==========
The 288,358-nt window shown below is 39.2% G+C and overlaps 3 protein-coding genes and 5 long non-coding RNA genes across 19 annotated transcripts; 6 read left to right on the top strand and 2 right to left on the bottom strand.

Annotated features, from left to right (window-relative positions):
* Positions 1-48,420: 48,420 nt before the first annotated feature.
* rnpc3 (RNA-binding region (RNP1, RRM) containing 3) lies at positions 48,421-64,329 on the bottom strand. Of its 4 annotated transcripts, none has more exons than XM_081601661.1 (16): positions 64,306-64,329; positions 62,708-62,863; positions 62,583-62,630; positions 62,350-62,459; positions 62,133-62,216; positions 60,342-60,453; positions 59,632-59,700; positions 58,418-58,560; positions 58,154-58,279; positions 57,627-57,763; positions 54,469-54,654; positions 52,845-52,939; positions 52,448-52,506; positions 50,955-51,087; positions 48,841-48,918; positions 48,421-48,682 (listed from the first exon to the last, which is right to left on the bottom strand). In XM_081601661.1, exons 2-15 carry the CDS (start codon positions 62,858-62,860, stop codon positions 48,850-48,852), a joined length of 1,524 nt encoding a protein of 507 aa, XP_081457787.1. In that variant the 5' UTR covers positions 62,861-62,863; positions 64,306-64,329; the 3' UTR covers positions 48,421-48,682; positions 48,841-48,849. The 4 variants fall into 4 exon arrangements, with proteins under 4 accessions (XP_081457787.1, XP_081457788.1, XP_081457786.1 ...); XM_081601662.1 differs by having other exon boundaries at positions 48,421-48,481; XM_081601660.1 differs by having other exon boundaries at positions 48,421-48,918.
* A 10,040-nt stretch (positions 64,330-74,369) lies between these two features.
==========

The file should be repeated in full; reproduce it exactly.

The 288,358-nt window shown below is 39.2% G+C and overlaps 3 protein-coding genes and 5 long non-coding RNA genes across 19 annotated transcripts; 6 read left to right on the top strand and 2 right to left on the bottom strand.

Annotated features, from left to right (window-relative positions):
* Positions 1-48,420: 48,420 nt before the first annotated feature.
* rnpc3 (RNA-binding region (RNP1, RRM) containing 3) lies at positions 48,421-64,329 on the bottom strand. Of its 4 annotated transcripts, none has more exons than XM_081601661.1 (16): positions 64,306-64,329; positions 62,708-62,863; positions 62,583-62,630; positions 62,350-62,459; positions 62,133-62,216; positions 60,342-60,453; positions 59,632-59,700; positions 58,418-58,560; positions 58,154-58,279; positions 57,627-57,763; positions 54,469-54,654; positions 52,845-52,939; positions 52,448-52,506; positions 50,955-51,087; positions 48,841-48,918; positions 48,421-48,682 (listed from the first exon to the last, which is right to left on the bottom strand). In XM_081601661.1, exons 2-15 carry the CDS (start codon positions 62,858-62,860, stop codon positions 48,850-48,852), a joined length of 1,524 nt encoding a protein of 507 aa, XP_081457787.1. In that variant the 5' UTR covers positions 62,861-62,863; positions 64,306-64,329; the 3' UTR covers positions 48,421-48,682; positions 48,841-48,849. The 4 variants fall into 4 exon arrangements, with proteins under 4 accessions (XP_081457787.1, XP_081457788.1, XP_081457786.1 ...); XM_081601662.1 differs by having other exon boundaries at positions 48,421-48,481; XM_081601660.1 differs by having other exon boundaries at positions 48,421-48,918.
* A 10,040-nt stretch (positions 64,330-74,369) lies between these two features.